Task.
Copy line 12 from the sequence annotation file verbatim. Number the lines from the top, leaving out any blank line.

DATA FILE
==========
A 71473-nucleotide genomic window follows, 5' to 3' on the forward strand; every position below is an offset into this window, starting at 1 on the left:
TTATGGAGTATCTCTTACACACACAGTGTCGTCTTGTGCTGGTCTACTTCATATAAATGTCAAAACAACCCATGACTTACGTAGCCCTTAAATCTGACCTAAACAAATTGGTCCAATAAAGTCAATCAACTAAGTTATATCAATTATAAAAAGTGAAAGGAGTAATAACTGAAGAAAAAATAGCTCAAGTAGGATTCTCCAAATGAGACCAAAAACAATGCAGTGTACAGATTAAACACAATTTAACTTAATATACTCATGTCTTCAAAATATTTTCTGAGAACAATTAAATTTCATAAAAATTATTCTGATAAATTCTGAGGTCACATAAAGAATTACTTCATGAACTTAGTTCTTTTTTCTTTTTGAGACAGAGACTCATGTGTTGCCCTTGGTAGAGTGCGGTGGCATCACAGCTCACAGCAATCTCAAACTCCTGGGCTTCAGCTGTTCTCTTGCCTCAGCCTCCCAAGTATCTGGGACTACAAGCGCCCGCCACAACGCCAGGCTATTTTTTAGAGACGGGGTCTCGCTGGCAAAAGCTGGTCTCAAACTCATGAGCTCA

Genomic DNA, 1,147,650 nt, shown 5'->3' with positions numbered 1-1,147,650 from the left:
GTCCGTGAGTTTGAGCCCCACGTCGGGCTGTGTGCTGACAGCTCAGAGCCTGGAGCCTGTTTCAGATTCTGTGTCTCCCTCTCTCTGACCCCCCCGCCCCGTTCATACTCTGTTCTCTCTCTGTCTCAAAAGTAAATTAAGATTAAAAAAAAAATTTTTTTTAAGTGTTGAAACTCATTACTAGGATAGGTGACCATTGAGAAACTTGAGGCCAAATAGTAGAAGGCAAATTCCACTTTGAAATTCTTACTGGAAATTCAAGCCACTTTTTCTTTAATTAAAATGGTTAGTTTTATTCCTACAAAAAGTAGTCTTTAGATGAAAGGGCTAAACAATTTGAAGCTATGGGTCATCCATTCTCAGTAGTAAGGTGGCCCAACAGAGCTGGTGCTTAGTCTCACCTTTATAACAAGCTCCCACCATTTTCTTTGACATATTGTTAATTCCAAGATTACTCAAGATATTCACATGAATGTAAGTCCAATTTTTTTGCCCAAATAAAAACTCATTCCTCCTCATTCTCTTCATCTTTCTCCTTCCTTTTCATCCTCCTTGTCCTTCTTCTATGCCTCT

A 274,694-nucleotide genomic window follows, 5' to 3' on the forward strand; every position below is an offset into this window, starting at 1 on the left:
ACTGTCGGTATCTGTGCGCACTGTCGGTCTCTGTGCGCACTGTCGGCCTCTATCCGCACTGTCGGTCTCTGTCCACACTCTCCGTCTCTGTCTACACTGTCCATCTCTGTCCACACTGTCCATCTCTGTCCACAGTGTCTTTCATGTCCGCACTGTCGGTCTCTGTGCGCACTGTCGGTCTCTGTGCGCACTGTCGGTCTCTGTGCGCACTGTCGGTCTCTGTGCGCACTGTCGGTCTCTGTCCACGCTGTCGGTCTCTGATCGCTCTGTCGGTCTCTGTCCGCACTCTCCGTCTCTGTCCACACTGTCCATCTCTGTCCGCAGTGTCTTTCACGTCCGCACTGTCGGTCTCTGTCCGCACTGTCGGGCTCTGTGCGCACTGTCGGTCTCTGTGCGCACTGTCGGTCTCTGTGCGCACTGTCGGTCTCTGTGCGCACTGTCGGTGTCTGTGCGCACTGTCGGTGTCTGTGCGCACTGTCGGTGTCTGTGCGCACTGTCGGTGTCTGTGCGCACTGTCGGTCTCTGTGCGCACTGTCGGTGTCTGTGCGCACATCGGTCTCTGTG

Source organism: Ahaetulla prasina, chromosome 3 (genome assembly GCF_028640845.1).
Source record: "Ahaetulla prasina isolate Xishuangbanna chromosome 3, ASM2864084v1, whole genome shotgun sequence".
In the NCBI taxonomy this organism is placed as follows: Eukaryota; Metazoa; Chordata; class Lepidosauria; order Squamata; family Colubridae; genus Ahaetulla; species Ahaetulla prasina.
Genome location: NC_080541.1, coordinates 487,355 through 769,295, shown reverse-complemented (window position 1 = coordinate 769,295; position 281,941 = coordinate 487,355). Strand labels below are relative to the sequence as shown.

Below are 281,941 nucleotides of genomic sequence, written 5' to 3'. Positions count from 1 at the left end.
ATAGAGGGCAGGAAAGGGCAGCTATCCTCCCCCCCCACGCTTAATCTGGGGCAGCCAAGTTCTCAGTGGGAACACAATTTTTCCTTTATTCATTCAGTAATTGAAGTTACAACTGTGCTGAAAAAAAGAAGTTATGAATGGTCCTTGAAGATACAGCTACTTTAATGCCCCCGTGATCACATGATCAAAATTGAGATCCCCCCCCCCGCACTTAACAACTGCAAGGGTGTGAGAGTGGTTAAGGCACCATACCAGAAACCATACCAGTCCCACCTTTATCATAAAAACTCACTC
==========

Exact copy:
ATAGAGGGCAGGAAAGGGCAGCTATCCTCCCCCCCCACGCTTAATCTGGGGCAGCCAAGTTCTCAGTGGGAACACAATTTTTCCTTTATTCATTCAGTAATTGAAGTTACAACTGTGCTGAAAAAAAGAAGTTATGAATGGTCCTTGAAGATACAGCTACTTTAATGCCCCCGTGATCACATGATCAAAATTGAGATCCCCCCCCCCGCACTTAACAACTGCAAGGGTGTGAGAGTGGTTAAGGCACCATACCAGAAACCATACCAGTCCCACCTTTATCATAAAAACTCACTC